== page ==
The mayor of a decaying village near St. Louis known for its strip clubs and beset by financial troubles and embezzlements was gunned down early Thursday, and police say his killer is still out there.
Washington Park police Detective Kim McAfee said John Thornton, 52, was shot twice in the chest at close range in his car shortly before 6 a.m., and he died later at a hospital.
McAfee said police suspect the mayor was driving around checking on the 5,300-resident town in southwestern Illinois after working an overnight shift on a second job when the killer fired at him.
Police said one suspect, the apparent getaway driver, is in custody. They are searching for a second suspect, who likely suffered a head wound or facial injuries during the shooting.
Thornton's son, John Thornton, Jr., urged his father's killer to come forward.
"You took a good man," Thornton, a deputy fire chief for the Washington Park Fire Department, told MyFoxStLouis.com. "Turn yourself in." The younger Thornton, Jr. said his father was an overall good man and a true people person.
Thornton narrowly won re-election a year ago to a second term and recently took part in anti-violence marches in his St. Clair County community, where the 2000 Census indicates nearly half the population lives below the poverty line.
"Everyone is just in shock. It's just surreal, unbelievable," said Village Treasurer Loretta Brock-Longstreet. She said Thornton had appeared upbeat and energized Wednesday night at village hall as he pressed plans for a park renovation and a village-wide cleanup scheduled for the end of April.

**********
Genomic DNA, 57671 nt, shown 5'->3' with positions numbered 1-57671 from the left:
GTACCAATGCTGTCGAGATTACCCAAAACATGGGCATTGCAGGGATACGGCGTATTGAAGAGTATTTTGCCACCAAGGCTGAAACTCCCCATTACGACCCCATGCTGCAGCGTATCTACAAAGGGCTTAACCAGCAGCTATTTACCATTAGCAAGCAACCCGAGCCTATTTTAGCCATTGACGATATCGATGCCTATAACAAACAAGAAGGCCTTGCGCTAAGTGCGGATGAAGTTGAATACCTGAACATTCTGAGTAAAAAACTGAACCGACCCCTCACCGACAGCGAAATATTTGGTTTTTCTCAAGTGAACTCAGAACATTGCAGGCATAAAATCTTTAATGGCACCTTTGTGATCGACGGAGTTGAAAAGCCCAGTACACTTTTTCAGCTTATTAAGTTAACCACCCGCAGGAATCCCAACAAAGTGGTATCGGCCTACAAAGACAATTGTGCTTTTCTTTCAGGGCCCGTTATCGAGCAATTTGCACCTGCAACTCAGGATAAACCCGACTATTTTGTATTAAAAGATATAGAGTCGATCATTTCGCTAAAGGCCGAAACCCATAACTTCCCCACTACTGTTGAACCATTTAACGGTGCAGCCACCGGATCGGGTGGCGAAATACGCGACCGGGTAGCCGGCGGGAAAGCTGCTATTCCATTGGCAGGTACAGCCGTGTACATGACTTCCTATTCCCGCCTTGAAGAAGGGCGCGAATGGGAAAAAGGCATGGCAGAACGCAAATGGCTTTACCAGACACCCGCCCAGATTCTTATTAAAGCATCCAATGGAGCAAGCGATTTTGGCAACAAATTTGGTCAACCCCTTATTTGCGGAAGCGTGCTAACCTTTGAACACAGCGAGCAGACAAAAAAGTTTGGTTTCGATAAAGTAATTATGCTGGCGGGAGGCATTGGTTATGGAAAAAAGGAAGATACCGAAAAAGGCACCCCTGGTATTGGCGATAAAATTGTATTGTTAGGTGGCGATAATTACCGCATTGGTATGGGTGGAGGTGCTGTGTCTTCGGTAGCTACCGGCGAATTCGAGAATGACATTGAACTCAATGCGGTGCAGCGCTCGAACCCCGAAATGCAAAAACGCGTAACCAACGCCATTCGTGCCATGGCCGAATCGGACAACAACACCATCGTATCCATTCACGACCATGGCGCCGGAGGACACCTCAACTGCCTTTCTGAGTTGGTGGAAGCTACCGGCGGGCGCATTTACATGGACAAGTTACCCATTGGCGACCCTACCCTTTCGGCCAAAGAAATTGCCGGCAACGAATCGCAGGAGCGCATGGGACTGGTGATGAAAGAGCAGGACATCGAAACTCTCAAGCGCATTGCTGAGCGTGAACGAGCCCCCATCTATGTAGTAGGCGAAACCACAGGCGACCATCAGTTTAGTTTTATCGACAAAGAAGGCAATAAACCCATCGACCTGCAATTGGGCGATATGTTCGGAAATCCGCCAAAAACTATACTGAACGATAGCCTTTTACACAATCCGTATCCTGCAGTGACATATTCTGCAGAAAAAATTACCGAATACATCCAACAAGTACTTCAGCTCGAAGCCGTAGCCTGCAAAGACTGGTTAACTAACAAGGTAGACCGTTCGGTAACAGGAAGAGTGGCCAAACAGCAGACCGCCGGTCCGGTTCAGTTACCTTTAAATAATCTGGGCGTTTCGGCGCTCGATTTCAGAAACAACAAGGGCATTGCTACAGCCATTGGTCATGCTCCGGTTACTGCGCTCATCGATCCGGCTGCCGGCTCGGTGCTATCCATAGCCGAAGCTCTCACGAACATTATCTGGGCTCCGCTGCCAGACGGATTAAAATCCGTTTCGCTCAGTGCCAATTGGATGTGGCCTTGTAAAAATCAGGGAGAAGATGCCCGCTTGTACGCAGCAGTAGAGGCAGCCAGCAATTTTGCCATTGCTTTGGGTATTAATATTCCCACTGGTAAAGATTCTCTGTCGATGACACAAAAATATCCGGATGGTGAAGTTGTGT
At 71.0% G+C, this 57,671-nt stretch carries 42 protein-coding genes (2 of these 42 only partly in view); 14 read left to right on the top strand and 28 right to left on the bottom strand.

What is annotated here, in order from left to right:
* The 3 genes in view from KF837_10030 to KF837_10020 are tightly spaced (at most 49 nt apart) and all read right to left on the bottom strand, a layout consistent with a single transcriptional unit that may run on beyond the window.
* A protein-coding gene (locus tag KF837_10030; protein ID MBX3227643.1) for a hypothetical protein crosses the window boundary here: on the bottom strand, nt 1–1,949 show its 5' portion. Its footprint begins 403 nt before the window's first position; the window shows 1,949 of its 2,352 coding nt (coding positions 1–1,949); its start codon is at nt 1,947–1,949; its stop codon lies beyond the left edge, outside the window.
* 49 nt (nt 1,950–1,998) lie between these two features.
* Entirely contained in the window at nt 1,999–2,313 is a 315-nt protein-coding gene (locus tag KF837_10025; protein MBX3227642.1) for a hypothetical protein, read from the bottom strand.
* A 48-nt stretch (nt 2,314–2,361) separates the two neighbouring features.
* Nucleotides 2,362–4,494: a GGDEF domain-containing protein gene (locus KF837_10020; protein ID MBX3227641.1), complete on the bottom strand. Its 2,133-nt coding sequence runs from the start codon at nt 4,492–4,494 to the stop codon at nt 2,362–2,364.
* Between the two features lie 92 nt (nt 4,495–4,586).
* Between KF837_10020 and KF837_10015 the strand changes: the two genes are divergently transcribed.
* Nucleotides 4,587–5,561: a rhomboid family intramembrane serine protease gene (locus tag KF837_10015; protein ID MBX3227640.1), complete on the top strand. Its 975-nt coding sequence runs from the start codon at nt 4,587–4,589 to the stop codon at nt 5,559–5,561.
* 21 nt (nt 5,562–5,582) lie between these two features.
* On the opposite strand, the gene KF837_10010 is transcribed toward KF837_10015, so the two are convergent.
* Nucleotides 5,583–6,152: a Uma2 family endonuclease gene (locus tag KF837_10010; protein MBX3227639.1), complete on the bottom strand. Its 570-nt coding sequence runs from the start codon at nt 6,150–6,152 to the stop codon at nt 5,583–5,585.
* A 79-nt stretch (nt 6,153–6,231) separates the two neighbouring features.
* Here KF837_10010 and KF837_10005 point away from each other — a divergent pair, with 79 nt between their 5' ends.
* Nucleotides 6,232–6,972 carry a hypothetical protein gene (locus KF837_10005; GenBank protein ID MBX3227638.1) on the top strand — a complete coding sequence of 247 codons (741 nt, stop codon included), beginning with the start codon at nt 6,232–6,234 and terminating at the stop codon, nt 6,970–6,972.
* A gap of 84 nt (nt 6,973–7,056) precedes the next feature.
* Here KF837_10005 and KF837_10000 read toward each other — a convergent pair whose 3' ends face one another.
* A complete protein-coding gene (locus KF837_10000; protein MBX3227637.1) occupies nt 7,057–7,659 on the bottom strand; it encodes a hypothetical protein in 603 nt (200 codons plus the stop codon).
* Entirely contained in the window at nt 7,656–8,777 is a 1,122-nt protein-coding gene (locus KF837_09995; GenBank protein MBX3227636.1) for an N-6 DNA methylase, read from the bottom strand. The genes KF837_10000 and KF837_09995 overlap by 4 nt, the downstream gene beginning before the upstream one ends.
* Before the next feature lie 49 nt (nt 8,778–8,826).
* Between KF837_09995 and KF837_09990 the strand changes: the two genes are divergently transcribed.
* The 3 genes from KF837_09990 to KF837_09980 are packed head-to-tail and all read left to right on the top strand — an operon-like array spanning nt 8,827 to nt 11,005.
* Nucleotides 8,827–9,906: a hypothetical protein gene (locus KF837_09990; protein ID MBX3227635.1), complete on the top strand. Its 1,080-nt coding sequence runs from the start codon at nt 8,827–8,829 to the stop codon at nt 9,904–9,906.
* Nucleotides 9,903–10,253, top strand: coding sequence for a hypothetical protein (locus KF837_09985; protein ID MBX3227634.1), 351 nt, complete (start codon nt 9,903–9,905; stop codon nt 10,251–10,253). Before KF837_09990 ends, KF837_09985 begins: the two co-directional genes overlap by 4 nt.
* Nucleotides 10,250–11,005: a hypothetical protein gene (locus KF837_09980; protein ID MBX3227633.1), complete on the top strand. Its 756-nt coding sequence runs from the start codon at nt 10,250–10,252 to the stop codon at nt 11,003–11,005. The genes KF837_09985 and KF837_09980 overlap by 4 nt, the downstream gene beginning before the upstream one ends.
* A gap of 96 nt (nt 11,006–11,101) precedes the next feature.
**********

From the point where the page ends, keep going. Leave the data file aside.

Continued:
Washington Park filed for rarely used Chapter 9 bankruptcy protection last July, citing assets of less than $50,000 and debt of more than $1 million. Chapter 9 allows governmental units to restructure.
Washington Park, with a median household income roughly half the national average at just $21,132 as of the 2000 Census, made a similar filing in 2004, claiming a $1.6 million debt. But that case was dismissed because the village emerged from insolvency, albeit only briefly.
Thefts from the village's coffers haven't helped.
Last September, former Thornton aide Linda Connor was sentenced to three years in federal prison and ordered to repay the village nearly $370,000 that she admitted she had embezzled or intentionally misapplied from April 2005 through 2007, causing the employees' pension funds to be underfunded. Last summer's bankruptcy filing showed that the village owed the Illinois Municipal Retirement Fund $26,346.50.
Connor also was ordered to pay the Internal Revenue Service $60,000.
In March of last year, former payroll clerk Dorothy Triplett was sentenced to 18 months in prison for stealing nearly $144,000 from the village in 2006 and 2007. A judge has ordered her to repay the money. The charges followed a March 2008 raid of the village hall by federal agents, who hauled off 63 boxes of records.
In October 2006, a woman was sentenced to nearly three years in federal prison and ordered to repay the more than $170,000 she pilfered from the village to cover personal expenses for herself and others. Takisha Walker admitted she obtained Washington Park's bank name and account routing numbers from a campaign flier left at her home in 2002.
That scam was aided by a lack of oversight at the village hall, where no one questioned the multiple payments made electronically month after month, even though the village didn't pay any of its bills by electronically transferring funds.
The Associated Press contributed to this report.